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Posted On: 31 July 2012 11:06 am
Updated On: 12 November 2020 02:12 pm

Qatari Occupational Therapist Achieves US Credentials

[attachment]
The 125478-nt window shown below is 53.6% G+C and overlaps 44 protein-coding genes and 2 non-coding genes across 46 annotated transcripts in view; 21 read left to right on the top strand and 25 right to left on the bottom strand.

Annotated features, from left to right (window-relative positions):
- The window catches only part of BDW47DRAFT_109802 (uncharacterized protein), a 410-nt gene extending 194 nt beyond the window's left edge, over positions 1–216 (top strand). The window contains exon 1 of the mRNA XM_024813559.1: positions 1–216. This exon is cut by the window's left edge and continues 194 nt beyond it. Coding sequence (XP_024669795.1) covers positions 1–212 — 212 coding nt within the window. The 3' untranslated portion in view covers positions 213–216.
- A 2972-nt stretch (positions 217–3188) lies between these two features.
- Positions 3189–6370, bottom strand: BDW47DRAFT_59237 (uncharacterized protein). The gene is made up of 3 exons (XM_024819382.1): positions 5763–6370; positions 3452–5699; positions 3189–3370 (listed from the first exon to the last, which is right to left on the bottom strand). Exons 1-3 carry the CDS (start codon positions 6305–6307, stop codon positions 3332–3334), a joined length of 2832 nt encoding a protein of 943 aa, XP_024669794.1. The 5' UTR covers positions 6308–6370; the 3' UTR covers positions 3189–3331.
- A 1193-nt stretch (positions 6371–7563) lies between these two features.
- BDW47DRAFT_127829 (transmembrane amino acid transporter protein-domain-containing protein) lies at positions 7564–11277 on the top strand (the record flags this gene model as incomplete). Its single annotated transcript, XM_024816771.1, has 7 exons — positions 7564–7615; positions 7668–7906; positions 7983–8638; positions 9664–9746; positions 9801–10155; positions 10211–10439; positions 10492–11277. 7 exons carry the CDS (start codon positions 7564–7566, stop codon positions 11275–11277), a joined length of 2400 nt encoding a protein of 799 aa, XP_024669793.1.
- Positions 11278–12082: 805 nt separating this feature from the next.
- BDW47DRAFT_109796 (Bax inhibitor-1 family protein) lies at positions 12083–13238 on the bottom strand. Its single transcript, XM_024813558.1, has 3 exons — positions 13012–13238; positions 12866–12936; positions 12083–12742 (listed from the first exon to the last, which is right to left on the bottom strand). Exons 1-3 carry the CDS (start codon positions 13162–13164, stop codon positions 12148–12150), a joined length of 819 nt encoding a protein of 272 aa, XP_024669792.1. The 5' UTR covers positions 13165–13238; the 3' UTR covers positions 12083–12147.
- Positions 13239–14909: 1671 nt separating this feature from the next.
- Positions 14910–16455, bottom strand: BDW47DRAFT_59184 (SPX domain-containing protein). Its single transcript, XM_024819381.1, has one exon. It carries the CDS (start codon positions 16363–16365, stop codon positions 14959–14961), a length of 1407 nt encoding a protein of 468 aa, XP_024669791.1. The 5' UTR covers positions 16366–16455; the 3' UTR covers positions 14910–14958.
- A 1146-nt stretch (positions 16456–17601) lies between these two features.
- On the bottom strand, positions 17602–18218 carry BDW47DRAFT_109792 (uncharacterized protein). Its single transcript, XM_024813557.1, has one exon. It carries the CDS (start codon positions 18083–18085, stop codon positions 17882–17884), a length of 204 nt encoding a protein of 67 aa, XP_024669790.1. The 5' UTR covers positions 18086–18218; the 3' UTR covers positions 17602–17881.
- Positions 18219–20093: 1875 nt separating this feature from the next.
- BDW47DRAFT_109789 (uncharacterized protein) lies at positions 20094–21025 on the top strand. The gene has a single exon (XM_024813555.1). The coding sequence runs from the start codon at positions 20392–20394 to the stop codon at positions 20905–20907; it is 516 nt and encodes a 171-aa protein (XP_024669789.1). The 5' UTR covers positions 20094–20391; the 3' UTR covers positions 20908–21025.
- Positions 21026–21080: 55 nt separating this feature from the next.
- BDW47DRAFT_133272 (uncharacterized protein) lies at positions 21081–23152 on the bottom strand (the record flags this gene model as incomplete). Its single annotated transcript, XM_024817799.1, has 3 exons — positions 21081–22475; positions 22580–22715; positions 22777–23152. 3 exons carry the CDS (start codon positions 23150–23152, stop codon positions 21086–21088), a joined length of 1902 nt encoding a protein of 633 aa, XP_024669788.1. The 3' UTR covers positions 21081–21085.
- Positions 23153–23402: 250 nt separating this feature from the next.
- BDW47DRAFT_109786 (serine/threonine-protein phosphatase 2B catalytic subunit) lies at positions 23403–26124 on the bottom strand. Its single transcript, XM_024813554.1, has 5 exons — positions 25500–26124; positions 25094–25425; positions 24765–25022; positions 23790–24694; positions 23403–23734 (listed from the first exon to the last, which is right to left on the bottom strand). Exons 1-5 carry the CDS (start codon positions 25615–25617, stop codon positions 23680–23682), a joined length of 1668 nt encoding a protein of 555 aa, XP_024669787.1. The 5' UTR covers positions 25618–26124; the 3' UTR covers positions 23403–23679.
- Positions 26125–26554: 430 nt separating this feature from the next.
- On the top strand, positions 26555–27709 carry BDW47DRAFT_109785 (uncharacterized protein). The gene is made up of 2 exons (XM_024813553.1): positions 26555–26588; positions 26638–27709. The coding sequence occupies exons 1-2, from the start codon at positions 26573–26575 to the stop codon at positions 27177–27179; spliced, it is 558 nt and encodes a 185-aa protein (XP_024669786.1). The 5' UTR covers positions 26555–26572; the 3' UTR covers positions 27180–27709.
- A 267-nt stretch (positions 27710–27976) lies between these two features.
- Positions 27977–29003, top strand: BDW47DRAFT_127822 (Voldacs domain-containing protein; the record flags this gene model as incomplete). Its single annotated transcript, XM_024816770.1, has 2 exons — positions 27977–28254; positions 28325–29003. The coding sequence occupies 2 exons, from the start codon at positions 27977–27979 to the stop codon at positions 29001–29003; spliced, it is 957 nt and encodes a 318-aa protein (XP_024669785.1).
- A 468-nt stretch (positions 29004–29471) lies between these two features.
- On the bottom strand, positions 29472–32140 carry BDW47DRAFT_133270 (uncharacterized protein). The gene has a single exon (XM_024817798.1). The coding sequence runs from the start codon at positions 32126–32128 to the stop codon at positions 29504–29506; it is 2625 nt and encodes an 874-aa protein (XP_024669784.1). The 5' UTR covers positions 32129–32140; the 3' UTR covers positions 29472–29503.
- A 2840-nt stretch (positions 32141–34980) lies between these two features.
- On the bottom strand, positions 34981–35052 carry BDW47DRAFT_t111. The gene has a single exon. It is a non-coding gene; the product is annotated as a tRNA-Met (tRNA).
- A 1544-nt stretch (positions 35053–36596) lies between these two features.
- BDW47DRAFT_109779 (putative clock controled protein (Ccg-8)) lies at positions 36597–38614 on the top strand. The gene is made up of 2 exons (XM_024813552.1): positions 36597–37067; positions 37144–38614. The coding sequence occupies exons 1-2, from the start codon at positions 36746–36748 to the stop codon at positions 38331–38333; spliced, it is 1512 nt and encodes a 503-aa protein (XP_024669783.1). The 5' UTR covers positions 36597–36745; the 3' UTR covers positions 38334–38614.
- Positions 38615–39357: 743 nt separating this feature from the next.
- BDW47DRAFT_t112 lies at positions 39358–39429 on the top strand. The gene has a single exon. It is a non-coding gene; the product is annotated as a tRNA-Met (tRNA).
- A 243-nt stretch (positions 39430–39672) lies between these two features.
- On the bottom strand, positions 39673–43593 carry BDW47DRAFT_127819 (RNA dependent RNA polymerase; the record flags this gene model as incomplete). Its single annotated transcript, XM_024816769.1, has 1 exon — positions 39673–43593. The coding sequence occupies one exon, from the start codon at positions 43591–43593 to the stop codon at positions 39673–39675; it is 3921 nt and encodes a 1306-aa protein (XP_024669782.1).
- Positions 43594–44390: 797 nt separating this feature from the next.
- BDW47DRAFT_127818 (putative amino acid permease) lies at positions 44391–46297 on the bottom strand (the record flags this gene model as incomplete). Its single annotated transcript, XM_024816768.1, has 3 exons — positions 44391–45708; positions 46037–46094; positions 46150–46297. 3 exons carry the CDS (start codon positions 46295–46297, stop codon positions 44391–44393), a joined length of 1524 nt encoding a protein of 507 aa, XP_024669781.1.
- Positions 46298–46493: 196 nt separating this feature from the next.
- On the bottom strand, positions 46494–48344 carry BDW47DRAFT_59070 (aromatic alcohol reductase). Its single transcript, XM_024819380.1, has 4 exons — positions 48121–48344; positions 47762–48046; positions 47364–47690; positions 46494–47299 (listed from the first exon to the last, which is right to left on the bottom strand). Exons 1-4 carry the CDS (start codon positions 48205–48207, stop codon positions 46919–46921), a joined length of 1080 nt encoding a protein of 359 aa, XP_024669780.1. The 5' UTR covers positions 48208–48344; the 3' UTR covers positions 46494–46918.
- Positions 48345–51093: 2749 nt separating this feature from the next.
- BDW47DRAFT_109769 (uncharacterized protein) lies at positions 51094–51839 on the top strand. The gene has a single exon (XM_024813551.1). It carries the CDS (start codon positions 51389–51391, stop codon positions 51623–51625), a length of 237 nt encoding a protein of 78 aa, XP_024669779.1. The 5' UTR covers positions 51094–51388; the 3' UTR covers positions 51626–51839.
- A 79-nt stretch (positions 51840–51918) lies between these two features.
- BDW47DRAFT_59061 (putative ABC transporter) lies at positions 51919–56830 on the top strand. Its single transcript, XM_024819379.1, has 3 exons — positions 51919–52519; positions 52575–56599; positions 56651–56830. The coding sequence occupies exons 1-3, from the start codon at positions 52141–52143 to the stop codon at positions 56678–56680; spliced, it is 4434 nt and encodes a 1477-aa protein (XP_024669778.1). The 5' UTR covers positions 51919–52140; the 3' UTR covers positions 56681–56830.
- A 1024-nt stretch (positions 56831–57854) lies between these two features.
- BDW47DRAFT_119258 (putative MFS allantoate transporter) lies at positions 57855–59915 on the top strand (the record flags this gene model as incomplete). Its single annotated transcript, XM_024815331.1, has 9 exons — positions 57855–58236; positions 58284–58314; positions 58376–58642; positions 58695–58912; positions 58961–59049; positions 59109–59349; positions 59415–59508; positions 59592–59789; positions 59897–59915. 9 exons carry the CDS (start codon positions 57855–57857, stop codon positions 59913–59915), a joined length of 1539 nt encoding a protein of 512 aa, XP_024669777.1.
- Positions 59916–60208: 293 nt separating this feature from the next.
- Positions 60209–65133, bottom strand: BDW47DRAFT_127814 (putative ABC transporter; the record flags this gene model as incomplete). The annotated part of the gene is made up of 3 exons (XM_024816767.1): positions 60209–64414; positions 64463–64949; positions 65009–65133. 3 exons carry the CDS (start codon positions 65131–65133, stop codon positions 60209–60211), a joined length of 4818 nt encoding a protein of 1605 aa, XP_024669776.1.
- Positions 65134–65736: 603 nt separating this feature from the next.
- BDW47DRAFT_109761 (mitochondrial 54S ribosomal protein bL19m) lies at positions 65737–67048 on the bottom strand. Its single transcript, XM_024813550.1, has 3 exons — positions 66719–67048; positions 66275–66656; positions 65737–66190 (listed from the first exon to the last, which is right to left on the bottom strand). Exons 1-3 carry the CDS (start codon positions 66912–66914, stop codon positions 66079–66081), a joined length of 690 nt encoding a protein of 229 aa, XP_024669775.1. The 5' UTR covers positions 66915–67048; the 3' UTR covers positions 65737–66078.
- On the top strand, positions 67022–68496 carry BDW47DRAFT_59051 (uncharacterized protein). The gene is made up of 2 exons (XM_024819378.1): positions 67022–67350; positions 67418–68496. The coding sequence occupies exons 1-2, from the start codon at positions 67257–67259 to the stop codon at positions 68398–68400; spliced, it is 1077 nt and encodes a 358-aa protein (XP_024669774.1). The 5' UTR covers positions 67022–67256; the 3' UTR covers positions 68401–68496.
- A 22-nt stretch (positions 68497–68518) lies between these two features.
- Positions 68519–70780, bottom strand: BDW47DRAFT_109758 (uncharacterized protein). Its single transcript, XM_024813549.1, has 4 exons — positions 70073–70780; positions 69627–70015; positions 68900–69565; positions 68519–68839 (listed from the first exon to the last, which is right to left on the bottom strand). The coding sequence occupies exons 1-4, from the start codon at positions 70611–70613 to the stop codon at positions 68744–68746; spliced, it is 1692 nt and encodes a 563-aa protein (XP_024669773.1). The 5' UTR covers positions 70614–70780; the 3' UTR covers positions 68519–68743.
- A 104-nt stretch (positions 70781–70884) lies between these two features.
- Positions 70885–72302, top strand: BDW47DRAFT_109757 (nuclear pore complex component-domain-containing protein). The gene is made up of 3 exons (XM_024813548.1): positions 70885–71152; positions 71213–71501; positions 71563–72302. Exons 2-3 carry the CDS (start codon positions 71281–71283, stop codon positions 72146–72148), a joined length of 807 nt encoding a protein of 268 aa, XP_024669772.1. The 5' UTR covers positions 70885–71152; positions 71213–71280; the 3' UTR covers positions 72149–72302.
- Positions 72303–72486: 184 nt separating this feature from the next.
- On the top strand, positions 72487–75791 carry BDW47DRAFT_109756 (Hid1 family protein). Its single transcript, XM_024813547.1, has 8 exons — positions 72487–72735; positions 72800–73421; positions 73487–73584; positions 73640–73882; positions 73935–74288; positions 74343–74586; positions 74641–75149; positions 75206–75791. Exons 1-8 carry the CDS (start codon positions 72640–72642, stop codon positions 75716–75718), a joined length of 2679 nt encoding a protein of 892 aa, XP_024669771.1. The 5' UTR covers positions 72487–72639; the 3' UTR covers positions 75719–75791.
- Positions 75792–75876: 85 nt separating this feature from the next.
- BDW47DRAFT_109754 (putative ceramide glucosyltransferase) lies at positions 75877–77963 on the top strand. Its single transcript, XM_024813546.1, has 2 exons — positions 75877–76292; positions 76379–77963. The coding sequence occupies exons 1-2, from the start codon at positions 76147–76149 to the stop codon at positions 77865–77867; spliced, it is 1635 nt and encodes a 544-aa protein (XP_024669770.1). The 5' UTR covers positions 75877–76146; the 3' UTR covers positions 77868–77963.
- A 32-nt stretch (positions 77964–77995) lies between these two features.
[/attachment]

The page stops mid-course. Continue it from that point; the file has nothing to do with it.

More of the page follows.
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Doha, 31 July 2012: Occupational therapist Alaa Festok has become the first Qatari man and only the second Qatari national to pass the United States-based National Board for Certification in Occupational Therapy (NBCOT) examination. Festok, who joined Hamad Medical Corporation’s (HMC) Rumailah Hospital in 2010, is now a US-Registered Occupational Therapist (OTR). Festok chose occupational therapy as a career after training at HMC. “I read an article in the newspaper about a program for Qatari high school graduates interested in a career in rehabilitation. HMC took about ten people and trained us in rehabilitation services such as physical, occupational and speech therapy,” said Festok, adding that he worked with a colleague from Nigeria who helped his interest in the field to grow. “After two years of training, HMC sponsored my education in the USA, which I am very grateful for,” said Festok, who became eligible to take the examination after completing his Masters of Occupational Therapy from Saint Louis University in 2009 – the first Qatari man to acquire this degree from a US university. The NBCOT examination is based on a comprehensive practice analysis that determines critical knowledge, skills and abilities of occupational therapists. The NBCOT provides a world-class standard for certification of occupational therapy practitioners. It develops, administers and continually reviews a certification process that reflects current standards of competent practice in the field. Now working full time in the Hand Therapy Unit at HMC, Festok is one of 13 occupational therapists caring for 125-150 patients per day, most with work-related or road accident- related injuries. He also wants to pass on his own learning and enthusiasm to his colleagues. Festok encourages fellow Qataris to explore possible careers in healthcare and pursue whatever interests them. “HMC may consider supporting them financially if they have good grades and show that they are willing to learn,” he said. “We are proud to have Alaa here with us,” said Sultan Salem Hammam Al-Abdullah, Chief of the Occupational Therapy Department, adding that Festok also plans to go for the prestigious Certified Hand Therapist (CHT) credential after the required five years of specialized practice as a hand therapist. Al-Abdullah and Festok are among five Qatari occupational therapists currently practicing in Qatar, four of whom work at HMC. “Being an OTR basically assures the public that the occupational therapist who is treating them has reached a certain standard of competency,” said Monique LeBlanc, Acting Supervisor of the Hand Therapy Unit. LeBlanc explained that the OTR is a required qualification for all occupational therapists practicing in the USA. “Alaa’s eagerness to learn and dedication to the unit make him a valuable asset to HMC.” Al-Abdullah and LeBlanc underscored the importance of Qatari nationals’ involvement in healthcare for the country’s development, as well as in terms of providing culturally competent care to the growing population. “It is difficult for patients when they cannot communicate clearly and oftentimes language can cause some communication barriers. So to have a Qatari on the team who is able to communicate with the patients and understand them on a cultural level is very comforting for the patients.” LeBlanc further commended the excellent support extended by HMC for Qatari staff in terms of professional development, helping them to pursue continuing education and become certified in their area of interest. ILQ NEWS